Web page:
“Despite my reputation as a Sylvia-basher, I’m still really impressed by her poetry,” Stevenson remarks drily. “But Elizabeth Bishop is my model poet.” The two women carried on a correspondence, which will be included in a major collection of Bishop’s letters being published this year in the US. “Her letters to me were even more important to me than her poems.” Why? “Because she so agreed with what I felt instinctively. She didn’t like the increasing commercial emphasis on poetry. Neither did she like the increasing emphasis on women’s poetry at the expense of poetry, and for that reason she never allowed herself be printed in an all-women’s anthology. She disliked the big celebrity fuss they made of Lowell, or anyone whose name becomes more important than the poetry. Everyone’s heard of Seamus Heaney, but who’s actually read his poems?”
So what does she consider to be the function of poetry in 2010? “I think all the younger-generation poets are in some trouble at the moment. I don’t think they know what they’re doing,” Stevenson remarks with annoyance. “I think there are too many creative-writing classes, and trying to be prize-worthy and all the rest of it. I’m just trying to think of young poets that I really am enthusiastic about.” (She can’t.) “The real function of poetry is to be rebellious, and non-conformist, and individual, in a world that is harder and harder to be individual in. And you have to be very courageous to be a poet. You have to go against the grain. Poetry wakens the conscience. It awakens a sense of questioning what you do. It wakens your alertness to what’s happening around you.”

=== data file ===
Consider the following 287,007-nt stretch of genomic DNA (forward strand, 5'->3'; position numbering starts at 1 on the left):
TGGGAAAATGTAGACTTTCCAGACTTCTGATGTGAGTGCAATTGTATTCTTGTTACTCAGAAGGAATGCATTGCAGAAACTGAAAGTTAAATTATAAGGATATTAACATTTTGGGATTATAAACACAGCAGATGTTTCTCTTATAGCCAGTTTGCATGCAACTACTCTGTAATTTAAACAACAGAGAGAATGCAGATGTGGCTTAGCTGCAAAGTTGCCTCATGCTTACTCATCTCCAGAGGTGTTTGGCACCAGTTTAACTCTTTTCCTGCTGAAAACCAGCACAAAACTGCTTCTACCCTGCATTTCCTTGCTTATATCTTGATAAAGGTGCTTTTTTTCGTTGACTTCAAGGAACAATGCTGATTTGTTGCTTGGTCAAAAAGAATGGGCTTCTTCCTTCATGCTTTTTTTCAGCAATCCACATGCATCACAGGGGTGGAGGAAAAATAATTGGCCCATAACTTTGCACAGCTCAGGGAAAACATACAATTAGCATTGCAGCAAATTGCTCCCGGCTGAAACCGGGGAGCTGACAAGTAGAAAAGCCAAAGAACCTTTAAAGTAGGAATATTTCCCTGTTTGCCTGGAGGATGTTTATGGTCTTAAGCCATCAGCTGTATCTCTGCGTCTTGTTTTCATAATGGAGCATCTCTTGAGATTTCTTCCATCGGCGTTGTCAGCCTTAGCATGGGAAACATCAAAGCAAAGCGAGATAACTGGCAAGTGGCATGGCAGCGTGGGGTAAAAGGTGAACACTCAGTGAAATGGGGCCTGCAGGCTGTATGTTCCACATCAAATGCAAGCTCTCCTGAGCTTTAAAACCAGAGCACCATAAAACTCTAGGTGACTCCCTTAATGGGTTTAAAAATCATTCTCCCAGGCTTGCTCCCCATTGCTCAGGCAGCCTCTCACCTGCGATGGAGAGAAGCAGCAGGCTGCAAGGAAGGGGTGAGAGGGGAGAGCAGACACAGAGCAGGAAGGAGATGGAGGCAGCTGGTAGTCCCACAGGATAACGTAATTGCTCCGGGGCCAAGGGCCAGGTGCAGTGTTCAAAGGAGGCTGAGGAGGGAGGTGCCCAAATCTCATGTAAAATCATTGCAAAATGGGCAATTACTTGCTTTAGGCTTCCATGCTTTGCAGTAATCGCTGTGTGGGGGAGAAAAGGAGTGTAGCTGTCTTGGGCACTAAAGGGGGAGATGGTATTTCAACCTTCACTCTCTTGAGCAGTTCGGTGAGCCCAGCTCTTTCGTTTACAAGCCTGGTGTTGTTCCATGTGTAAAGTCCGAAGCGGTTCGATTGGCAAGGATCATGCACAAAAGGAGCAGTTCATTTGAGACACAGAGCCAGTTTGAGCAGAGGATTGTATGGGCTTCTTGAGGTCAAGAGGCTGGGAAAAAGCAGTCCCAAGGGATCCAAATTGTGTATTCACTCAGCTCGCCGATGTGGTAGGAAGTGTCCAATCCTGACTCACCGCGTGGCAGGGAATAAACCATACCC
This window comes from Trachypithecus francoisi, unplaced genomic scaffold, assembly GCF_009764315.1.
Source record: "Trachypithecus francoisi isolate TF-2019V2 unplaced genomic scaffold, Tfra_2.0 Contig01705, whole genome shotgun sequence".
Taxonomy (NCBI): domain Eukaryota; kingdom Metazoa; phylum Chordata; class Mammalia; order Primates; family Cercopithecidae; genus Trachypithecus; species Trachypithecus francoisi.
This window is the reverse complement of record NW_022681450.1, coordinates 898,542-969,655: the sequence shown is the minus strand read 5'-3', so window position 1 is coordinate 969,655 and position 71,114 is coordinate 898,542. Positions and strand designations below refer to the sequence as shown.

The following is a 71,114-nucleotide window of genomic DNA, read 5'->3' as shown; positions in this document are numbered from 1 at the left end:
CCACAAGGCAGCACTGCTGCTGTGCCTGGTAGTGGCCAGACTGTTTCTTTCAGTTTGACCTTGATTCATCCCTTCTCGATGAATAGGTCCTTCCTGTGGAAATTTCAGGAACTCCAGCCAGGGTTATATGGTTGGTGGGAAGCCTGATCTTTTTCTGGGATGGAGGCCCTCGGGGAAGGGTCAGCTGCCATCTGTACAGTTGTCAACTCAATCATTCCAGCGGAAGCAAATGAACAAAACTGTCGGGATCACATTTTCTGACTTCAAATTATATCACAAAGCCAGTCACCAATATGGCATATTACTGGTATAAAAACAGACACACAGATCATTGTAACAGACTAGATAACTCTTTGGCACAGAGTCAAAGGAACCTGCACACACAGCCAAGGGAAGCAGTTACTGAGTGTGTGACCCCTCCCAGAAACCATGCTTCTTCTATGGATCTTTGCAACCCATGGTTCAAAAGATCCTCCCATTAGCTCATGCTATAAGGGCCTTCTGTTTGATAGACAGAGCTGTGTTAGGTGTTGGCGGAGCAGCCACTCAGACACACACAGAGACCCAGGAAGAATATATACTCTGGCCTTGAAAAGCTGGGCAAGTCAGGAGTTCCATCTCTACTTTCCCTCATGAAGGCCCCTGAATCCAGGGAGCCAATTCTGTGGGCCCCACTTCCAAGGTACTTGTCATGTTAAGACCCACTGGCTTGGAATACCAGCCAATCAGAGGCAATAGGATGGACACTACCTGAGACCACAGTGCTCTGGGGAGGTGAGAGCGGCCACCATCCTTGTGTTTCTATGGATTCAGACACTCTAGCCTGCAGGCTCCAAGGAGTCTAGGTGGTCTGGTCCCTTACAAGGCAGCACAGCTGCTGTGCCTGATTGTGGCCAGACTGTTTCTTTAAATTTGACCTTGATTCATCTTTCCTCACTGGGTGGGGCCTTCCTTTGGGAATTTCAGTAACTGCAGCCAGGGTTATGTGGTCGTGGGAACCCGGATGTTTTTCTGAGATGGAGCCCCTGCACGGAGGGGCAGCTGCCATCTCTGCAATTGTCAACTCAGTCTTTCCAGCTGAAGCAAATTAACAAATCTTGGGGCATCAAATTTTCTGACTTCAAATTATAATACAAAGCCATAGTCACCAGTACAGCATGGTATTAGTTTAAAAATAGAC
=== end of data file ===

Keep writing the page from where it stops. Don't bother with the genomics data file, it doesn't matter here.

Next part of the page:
There is silence for a while as we attend to our plates. Then she starts laughing, stops eating and declares: “I don’t think I would have survived without a sense of humour. It seems to me to be the most important thing, to have a sense of detachment. It’s so important not to be wrapped up in yourself. I think as I’ve become older I’ve become less and less self-concerned. When I was younger I was very self-concerned, and I suppose that’s why it doesn’t matter to me whether I’m famous but it does matter to me whether my poems are good. It really does.”
The waiter comes over to clear the plates, and asks Stevenson if she would like a second glass of wine. She refuses. “Because then,” she says, tantalisingly, when he has gone, “I might have to tell you the truth.”